You will also find that there is a movement away from slats / slots to better wing sections and the use of vortex generators where needed, less drag and definitely less weight.
    With STOL aircraft though it's hard to beat the pros of a slat because you're not going to get anywhere near the same benefit from vortex generators or even the best designed wing sections (without the serious tradeoffs of things like nasty stall characteristics, undesirable pitching moments, huge drag levels, etc). A fixed slat isn't going to add that much weight and isn't going to knock the performance of something already intended to be low and slow (after all we are talking about an ultralight here). What adds weight is the gear related to retracting them like you see in the big iron.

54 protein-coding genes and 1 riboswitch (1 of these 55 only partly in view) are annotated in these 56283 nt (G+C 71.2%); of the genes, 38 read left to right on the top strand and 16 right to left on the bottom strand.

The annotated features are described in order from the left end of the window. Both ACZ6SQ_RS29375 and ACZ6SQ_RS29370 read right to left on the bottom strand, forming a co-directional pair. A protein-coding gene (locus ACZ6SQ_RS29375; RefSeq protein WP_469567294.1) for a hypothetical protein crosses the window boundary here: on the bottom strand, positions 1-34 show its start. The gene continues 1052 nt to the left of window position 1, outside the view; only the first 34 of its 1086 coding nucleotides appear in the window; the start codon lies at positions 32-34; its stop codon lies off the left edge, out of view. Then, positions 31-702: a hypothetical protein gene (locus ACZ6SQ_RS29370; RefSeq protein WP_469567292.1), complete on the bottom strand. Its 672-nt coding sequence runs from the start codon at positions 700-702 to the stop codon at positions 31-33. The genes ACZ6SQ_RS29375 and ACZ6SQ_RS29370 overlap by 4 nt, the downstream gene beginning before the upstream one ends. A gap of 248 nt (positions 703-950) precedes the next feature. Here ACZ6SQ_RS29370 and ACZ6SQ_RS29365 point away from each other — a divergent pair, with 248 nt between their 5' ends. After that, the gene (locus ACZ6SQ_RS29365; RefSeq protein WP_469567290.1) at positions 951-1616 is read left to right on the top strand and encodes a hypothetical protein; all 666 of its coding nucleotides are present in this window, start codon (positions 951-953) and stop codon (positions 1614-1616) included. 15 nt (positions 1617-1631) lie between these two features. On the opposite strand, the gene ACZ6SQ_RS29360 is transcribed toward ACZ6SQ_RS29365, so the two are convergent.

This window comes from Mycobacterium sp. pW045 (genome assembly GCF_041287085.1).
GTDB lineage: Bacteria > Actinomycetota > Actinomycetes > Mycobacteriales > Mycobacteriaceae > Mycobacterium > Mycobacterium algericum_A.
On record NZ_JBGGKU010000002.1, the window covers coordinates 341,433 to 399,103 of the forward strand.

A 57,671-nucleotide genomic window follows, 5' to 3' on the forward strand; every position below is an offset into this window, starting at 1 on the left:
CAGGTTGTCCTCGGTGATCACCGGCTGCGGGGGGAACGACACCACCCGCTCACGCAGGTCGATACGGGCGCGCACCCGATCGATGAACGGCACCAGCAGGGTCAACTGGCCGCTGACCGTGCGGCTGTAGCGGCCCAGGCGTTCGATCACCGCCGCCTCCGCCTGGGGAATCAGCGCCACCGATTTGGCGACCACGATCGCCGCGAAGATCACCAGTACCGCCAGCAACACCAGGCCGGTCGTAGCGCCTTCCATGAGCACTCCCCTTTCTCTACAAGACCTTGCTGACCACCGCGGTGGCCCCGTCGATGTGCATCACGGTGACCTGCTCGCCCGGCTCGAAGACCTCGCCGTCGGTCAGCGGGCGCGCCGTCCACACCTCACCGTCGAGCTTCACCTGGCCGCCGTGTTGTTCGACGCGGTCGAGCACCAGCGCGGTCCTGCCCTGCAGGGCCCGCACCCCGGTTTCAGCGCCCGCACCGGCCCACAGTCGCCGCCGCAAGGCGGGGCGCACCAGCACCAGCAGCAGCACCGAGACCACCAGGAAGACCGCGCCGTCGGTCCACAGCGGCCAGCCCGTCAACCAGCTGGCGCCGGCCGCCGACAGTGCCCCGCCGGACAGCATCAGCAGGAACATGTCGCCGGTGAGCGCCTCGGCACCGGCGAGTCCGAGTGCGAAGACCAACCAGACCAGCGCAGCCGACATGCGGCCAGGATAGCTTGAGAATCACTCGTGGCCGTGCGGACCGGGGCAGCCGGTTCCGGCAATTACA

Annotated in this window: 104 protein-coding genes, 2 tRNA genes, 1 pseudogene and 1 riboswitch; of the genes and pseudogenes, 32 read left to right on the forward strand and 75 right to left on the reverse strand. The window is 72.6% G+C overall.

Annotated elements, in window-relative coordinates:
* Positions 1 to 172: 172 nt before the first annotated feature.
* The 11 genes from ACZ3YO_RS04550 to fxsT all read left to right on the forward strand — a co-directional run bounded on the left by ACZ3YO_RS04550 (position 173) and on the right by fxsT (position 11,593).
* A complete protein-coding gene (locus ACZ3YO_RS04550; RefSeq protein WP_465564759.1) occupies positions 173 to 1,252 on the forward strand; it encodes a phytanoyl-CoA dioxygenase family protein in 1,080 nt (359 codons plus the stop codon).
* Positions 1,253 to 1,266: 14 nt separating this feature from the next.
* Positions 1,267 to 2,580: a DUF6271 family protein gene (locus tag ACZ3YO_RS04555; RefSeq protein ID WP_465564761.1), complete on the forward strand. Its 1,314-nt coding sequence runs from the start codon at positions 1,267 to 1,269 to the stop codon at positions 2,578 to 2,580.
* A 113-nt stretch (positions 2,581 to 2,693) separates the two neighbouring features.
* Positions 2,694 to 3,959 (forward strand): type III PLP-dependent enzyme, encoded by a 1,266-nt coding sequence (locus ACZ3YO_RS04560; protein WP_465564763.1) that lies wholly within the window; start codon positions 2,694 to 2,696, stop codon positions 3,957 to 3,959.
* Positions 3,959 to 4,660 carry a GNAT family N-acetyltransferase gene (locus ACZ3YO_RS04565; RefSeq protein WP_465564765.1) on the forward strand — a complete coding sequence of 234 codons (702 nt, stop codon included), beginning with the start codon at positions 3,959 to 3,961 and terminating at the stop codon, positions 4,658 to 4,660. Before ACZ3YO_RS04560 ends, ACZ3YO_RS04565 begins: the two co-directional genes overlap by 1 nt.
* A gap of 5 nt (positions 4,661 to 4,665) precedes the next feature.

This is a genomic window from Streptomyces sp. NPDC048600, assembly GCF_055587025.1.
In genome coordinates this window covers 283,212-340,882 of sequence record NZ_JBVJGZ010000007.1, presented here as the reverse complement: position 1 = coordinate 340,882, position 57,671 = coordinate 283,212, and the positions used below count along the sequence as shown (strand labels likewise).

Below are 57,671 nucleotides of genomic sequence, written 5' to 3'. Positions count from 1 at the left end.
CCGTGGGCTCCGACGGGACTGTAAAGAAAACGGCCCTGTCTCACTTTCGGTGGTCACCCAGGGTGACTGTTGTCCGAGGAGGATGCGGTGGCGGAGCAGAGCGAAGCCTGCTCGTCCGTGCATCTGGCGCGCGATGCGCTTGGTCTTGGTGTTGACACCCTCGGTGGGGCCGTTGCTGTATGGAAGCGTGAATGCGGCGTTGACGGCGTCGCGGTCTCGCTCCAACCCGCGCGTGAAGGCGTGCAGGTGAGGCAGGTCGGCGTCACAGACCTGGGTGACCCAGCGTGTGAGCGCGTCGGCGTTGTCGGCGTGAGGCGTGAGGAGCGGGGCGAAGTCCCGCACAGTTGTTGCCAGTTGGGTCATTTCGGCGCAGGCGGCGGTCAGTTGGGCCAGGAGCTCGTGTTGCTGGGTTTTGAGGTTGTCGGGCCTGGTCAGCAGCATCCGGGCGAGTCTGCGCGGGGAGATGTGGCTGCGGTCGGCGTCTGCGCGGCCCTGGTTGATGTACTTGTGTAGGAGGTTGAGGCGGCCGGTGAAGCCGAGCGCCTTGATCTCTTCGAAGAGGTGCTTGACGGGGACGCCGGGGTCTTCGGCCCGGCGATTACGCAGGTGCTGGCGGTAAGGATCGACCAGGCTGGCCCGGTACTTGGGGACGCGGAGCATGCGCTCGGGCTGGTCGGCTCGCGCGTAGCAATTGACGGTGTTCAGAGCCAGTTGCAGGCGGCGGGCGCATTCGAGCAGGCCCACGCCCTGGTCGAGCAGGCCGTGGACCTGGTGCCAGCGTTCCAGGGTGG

Unless the OP is a trained aerodynamicist (which, judging by his request, he is not), his best bet is to go with a slat and then use the vortex generators at what they are best for in GA: correct problems that are identified during flight testing after the aircraft is built.
    Unfortunately in science what you believe is irrelevant.

    "I'm an old-fashioned Southern Gentleman. Which means I can be a cast-iron son-of-a-***** when I want to be."- Robert A. Heinlein.



  5. #5